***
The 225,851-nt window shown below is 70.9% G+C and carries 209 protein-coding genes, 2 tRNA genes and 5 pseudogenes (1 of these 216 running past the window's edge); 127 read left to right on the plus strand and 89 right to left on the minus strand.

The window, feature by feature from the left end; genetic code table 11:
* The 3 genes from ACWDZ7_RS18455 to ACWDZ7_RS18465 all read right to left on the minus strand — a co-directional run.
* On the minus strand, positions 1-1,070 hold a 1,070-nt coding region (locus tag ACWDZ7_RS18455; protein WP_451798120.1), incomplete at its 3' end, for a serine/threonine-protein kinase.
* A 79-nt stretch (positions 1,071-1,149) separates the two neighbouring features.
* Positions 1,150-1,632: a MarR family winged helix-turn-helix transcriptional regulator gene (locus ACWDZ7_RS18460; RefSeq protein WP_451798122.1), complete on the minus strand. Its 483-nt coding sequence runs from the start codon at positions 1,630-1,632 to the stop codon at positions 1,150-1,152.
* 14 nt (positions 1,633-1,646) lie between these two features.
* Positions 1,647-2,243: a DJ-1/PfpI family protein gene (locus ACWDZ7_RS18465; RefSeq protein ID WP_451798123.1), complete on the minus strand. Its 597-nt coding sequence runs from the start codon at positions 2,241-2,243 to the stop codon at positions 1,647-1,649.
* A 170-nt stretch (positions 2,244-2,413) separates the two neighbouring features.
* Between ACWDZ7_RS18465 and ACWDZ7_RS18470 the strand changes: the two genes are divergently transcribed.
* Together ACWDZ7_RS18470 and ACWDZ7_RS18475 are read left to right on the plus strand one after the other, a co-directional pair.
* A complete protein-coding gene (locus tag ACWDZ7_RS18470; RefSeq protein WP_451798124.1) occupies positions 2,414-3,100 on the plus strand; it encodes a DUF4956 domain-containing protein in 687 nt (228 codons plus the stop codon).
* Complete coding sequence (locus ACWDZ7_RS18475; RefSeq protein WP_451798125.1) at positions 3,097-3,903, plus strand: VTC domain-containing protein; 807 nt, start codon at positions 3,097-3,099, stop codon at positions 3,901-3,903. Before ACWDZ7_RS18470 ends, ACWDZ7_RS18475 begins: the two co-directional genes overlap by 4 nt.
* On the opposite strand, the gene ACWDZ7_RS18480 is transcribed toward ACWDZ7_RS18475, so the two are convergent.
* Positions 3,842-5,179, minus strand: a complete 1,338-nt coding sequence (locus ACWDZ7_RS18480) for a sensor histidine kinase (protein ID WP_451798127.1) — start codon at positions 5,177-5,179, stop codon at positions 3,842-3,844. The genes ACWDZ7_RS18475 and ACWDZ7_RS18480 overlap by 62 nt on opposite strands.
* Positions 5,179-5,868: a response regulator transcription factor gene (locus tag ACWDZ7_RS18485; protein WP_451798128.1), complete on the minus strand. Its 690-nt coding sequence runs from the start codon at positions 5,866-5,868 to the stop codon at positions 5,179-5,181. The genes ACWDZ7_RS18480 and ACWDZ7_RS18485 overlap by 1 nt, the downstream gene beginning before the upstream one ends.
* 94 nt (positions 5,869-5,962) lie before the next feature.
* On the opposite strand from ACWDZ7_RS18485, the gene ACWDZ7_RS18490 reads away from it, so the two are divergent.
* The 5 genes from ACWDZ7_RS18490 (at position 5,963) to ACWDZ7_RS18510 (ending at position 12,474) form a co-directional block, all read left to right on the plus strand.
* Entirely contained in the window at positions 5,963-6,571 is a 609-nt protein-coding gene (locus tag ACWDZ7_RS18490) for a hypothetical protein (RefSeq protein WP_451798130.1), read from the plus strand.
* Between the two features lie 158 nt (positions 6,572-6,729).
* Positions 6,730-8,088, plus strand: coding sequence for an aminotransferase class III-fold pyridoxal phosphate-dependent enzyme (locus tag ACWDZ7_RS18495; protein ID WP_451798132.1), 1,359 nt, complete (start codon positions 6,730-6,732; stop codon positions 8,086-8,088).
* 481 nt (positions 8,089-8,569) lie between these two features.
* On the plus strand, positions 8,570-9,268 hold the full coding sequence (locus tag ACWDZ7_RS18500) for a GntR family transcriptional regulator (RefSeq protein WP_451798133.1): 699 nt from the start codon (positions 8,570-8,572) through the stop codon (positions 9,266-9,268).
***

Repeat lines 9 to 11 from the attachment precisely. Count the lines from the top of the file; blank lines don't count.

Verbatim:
* A 170-nt stretch (positions 2,244-2,413) separates the two neighbouring features.
* Between ACWDZ7_RS18465 and ACWDZ7_RS18470 the strand changes: the two genes are divergently transcribed.
* Together ACWDZ7_RS18470 and ACWDZ7_RS18475 are read left to right on the plus strand one after the other, a co-directional pair.